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My garden in the forest is so different from my garden in England. For a start England has a fairly – not including the past year – steady rain fall and sunny days. Where as here we have heat and very little rain so everything I grow has to be drought tolerant.  I will explain a few things so you can understand what I am talking about. This is the track that runs from the river Ebro through the forest across our land and on up to the ridge. As you can see it is dry and dusty nothing like the forests in the UK which are green and cool. Our olive farm is off to either side of part of it surrounded by forest where in summer the ground dries to rock hard and is very very stony. But in the winter from October to May our growing season means we get the rains and the ground is workable. However we do not grow much of our own veg because of the water situation, but we have set up a system which allows me to grow butternuts and tomatoes.   So I have found that bulbs, roses and lavender along with a few others grow here quite well.

 

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We do not have agricol water here as we are too far from a) the river and b) the pumping station so we keep the garden water in cubes and go to the river to fill them up.  These pictures are not recent as I have been gradually changing the garden they have now been moved to the next level which makes both filling and watering the garden a lot easier.

However what can be found here is worth every hour spent weeding and a walk along the track will produce plants and flowers you can only wonder how they get there.   There are actually wild Iris here which grow without a lot of water, then very small Daffodils which have every type of trumpet you can get the large ones in. Add to these wild Grape Hyacinths which grow in the most stupid places such as paths, Honeysuckle and Jasmine, and these are only the start.  To give you an idea of what I mean will post pictures of the wild flowers as well as my garden ones,  and will start with these oddities.

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The first time I saw them I thought I was looking at small fir cones and went to pick them up only to find they were firmly attached to the ground and plants.  They produce feather like seeds from their tops eventually opening up to release them like dandelions.  I am not sure what they are called so if anyone knows I would be grateful.

 

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This is a plant I call the ‘Carrot Plant’ on account of its leaves being like the tops of carrots, and like most of the unusual plants it is everywhere.  There are more like these which makes the forest very interesting.

 

© C.A.Bosc

 

 

 

 

 

 

 

 

 

 

 

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It is a while since I visited the Co-operativa in Batea, so once my life had returned to normal I contacted Judith and heard they had a new wine. This was a must visit so I hitched up the ‘Wine Wagon’ and on Wednesday morning headed off into the high country. The day was fine and warm which for this time of year was a plus. although there was a gusting wind which made driving through the mountainous terrain interesting.  The drive took me past the pink hue that are the peach and nectarine groves heralding the coming of spring whilst here and there farmers were doing some late pruning.  Although they were all wearing jackets I was quite sure they were pleased that the sun was out even if it was a little windy.  I arrived in Bata around 11ish and went to meet Judith in the showroom.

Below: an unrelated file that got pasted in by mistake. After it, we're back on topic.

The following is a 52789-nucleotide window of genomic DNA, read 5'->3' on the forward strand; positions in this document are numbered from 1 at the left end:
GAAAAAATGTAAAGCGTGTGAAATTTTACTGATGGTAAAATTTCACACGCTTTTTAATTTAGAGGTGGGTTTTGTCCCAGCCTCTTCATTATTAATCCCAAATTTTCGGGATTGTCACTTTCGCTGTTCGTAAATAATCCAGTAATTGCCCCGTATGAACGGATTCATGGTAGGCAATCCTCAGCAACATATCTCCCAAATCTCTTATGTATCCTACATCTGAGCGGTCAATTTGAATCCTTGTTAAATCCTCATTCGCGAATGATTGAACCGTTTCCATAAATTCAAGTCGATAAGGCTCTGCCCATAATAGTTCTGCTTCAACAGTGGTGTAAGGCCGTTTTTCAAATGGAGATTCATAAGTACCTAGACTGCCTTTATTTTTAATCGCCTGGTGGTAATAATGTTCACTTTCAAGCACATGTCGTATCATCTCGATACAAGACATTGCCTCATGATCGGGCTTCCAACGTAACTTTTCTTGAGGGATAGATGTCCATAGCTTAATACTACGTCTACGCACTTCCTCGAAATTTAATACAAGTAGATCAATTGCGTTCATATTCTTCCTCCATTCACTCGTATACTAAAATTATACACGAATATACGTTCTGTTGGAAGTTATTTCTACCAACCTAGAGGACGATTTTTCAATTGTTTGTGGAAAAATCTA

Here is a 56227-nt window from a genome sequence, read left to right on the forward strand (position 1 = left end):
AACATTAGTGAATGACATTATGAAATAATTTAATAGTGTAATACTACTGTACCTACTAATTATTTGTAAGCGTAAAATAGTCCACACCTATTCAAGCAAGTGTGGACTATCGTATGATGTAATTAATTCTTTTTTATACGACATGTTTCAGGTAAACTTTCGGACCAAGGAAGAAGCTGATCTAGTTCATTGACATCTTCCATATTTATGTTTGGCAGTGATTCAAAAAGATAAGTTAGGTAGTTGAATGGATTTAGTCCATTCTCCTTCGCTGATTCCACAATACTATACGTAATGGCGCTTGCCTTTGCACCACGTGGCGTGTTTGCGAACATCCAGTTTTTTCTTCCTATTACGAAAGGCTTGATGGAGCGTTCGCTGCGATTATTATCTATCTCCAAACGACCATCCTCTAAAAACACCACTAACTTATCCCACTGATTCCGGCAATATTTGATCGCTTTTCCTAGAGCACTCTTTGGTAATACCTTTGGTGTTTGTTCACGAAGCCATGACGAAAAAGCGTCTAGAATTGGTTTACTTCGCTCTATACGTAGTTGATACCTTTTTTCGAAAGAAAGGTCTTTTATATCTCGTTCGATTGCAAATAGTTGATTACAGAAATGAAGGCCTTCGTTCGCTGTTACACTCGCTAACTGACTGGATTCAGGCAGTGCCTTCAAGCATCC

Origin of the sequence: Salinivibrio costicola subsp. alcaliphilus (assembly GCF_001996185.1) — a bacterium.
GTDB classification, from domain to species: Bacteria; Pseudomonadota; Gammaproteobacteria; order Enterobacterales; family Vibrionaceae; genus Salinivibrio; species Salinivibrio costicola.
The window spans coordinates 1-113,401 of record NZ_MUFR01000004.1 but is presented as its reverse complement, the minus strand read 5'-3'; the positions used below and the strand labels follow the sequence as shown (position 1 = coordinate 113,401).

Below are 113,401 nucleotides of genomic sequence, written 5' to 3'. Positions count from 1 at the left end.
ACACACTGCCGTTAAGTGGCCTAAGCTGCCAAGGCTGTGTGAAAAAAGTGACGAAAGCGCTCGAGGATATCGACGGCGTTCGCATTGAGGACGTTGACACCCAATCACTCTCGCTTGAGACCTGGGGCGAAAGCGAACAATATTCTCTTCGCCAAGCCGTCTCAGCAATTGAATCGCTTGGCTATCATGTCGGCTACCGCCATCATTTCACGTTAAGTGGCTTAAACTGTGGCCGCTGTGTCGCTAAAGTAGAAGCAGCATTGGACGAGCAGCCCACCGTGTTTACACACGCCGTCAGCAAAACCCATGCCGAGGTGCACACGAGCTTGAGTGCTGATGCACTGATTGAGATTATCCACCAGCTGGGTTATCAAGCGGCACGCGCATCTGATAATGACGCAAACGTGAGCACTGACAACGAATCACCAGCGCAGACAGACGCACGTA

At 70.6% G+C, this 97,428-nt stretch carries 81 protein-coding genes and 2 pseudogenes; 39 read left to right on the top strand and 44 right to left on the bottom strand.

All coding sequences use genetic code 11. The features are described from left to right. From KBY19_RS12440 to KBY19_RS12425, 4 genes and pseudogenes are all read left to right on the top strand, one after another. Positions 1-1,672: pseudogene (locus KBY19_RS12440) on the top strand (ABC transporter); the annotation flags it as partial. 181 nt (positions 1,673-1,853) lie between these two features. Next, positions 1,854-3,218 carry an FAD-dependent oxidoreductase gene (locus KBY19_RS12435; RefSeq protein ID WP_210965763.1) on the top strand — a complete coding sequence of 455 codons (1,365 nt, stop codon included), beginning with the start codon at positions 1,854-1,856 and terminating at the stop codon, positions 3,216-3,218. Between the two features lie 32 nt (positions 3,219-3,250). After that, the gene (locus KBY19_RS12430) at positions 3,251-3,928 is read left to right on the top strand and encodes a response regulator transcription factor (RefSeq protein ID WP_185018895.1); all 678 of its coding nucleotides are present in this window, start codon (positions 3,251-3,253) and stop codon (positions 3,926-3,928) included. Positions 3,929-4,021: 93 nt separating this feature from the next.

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This Co-operativa is an ever evolving entity, a place where new ideas are born and sure enough when I entered the bright and  spacious  showroom I found bath products such as Garnatxa bath oil and Cabernet Sauvignon soap for sale. This is something that I find interesting as it is a new way of presenting the various varieties of grape to people and I rather fancy a Sauvignon shower.  But these were not what I had come to see.

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Ranged along one wall are the various wines and liqueurs that are produced and sold  here in Terra Alta plus the odd bottle of Cava from Penedes.  Sitting on a shelf near the new wine was something that no kitchen or cook should be without – Ranci.  Here it is used in cooking by the older generation to add flavour to dishes and  has a warmth and bite that reminded me of  “cooking sherry” a perfectly pleasant drink just don’t let the cook near it.

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But this is the new comer,  the wine I had come to see the ECOLÒGIC. There are three wines in this collection one white and two reds. First to arrive on the shelf is the white. This is a pale yellow which if held against a white napkin gives a soft slightly lemony hue, with a hint of violets but certainly you can sense wild herbs on the palate. But this wine has a flavour of something which is just out of reach but oh so familiar, almost as if it’s teasing you to pin the ‘something’ down. It certainly made my palate want more if only to do just that, this is definitely a wine for summer and is certainly on my list.

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However the reds are to  follow.  Because of their time in the barrels the first Tinto not due till April, with the last due later in the year after spending around 12 months in the oak barrels. To explain this Judith took me to the barrel room.

 

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So I will explain the blend. The barrels on the left contain white wine which is blended with the red in the barrels on the right to produce the Ecologic reds. The first red to arrive spends 3 months in the barrel and is blended with white wine from the Garnatxa white around 10% to three barrels of red.  The Other red which will be a slightly deeper colour is blended with Cabernet Sauvignon at 10% to four barrels which gives it its distinct flavour.

The White is particularly good so I am looking forward to the red later this month.  Judith also informed me that they only use the oak barrels for around two years then these are off to make brandy, or perhaps somewhere to sit, sip and contemplate the art of wine making.

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Cheers!

© Michael Douglas Bosc